Michael Gardyne’s early strike settled the game of the day in the second tier, but after gaining the upper hand on their promotion rivals, Dodds insisted late August was too early to read too much into the standings.
“This is a hard division. We’ve started well. If we start saying we’re going to do this and that, win the title, that’s the wrong thing to say. We’ve beaten a top team, we did it well and deserved it but that’s as far as it goes. It’s back to work.”
The co-leaders were the second test of Kilmarnock’s promotion credentials, having already seen off their former Premiership fellows Hamilton last week. Neither had lost in the league this season, neither conceded in the campaign's three games nor scored before half-time.
The stats changed after just five minutes when Michael Gardyne lashed high into the net. The winger was afforded time and space by his former club to advance and beat Zak Hemming from the edge of the box after a one-two with Shane Sutherland.
From that point Inverness had the lead, the league lead, and were determined to hang onto it by whatever means necessary. Fouls, totalling almost three to one against the visitors in the first half, interrupted the home side’s flow and deconstructed Kilmarnock’s attacks.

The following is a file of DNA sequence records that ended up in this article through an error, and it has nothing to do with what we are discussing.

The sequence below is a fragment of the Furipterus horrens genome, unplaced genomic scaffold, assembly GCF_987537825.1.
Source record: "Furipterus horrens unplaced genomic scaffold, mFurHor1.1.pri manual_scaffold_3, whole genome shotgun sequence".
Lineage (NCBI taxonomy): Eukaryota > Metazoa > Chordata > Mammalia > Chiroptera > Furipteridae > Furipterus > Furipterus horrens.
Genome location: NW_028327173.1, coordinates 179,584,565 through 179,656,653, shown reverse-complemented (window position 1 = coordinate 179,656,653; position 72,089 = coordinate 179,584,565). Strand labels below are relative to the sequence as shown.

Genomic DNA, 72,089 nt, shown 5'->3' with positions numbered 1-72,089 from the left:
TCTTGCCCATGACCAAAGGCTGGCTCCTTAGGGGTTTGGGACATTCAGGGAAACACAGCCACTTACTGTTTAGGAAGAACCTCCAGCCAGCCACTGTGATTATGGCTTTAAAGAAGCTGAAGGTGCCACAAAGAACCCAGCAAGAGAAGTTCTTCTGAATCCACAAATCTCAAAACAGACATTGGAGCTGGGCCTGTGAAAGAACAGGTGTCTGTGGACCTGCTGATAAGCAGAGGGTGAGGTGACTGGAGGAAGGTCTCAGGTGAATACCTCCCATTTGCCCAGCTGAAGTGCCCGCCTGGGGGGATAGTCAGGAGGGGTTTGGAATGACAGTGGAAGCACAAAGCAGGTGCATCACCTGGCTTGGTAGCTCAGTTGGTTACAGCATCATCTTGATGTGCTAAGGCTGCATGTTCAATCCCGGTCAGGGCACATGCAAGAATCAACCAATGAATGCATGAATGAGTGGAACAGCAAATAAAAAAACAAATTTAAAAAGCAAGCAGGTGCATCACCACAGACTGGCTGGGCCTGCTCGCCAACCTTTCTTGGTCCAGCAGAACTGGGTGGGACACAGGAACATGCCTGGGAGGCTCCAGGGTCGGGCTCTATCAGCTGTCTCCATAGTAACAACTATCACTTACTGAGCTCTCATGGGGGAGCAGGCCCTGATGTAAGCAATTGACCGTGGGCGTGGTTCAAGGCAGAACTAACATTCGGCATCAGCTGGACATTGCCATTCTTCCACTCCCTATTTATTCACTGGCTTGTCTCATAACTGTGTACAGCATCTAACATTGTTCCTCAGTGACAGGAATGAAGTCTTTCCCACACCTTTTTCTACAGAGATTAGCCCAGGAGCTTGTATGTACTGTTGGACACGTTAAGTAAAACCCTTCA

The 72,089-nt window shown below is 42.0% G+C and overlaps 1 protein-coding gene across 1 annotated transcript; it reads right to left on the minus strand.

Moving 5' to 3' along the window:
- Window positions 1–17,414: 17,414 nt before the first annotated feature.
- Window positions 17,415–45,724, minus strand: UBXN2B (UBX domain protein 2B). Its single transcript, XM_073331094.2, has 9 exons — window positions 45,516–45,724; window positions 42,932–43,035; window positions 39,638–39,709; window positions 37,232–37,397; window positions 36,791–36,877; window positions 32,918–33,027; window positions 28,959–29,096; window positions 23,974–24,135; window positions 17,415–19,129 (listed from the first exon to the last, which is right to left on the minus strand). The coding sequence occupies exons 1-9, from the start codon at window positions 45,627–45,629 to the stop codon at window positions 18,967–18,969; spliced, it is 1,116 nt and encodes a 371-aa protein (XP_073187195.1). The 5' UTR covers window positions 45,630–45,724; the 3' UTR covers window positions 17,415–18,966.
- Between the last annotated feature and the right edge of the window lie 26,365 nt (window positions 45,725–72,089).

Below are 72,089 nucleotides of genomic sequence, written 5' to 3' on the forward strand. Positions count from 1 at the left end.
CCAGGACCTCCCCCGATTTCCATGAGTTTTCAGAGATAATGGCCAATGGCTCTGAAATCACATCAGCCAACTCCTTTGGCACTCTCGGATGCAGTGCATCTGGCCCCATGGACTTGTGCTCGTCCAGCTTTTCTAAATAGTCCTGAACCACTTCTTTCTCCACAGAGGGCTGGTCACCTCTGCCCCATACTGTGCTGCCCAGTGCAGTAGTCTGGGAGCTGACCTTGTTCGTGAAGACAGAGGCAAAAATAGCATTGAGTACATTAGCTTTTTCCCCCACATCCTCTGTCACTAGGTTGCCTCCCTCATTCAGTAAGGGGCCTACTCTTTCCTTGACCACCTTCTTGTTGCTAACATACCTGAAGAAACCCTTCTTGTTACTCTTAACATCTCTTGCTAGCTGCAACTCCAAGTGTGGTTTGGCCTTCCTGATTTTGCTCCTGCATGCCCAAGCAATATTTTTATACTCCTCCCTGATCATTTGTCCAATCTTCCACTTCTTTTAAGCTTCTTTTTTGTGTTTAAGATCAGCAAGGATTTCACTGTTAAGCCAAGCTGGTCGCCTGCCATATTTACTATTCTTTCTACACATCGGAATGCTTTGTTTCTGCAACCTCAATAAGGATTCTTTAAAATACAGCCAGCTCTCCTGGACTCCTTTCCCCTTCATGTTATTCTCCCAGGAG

Best in the league
In Chris Burke, Kilmarnock have a winger capable of rivalling Gardyne among the most effective attackers in the second tier. His ability to match Gardyne’s early impact though was curbed by the frequent stoppages, particularly in the first 20 minutes with two visits from the physio.
The pair themselves clashed in the 37th minute with Burke again toppled late. Kilmarnock failed to take the advantage, Innes Cameron and Liam Polworth waited to pull the trigger before Brandon Haunstrup’s angled effort was blocked.
It wasn’t their only chance, but they were being largely stifled by the visitors. After conceding from the first chance granted, Kilmarnock could have levelled before the break. Blair Alston had a half-volley tipped onto the post by Mark Ridgers on 25 minutes.
Ridgers also forced the ball out after spilling a second half header from Cameron but rarely looked like being beaten by that stage.
In the end, the Highlanders’ win was deserved.
With ex-Killie man Kirk Broadfoot at the back, Billy Dodds side built on their defensive foundation and were destructive when they needed to be. An attack including Garydne and the striding power of Shane Sutherland and Manny Duku defended from the front and when Sean Welsh replaced Duku to shore up the final half-hour it locked in the three points and limited an increasingly pedestrian Kilmarnock to playing around their own back-line.
“That was all about our team shape from strikers, wide men, the lot. It’s the best game Michael Gardyne has played for us,” said an enthused Dodds.
Killie boss Tommy Wright added: “The quality in our passing wasn’t as sharp as it should have been, we took too many touches and allowed Inverness to press us. We only have ourselves to blame. It wasn’t to the standard we have been recently.”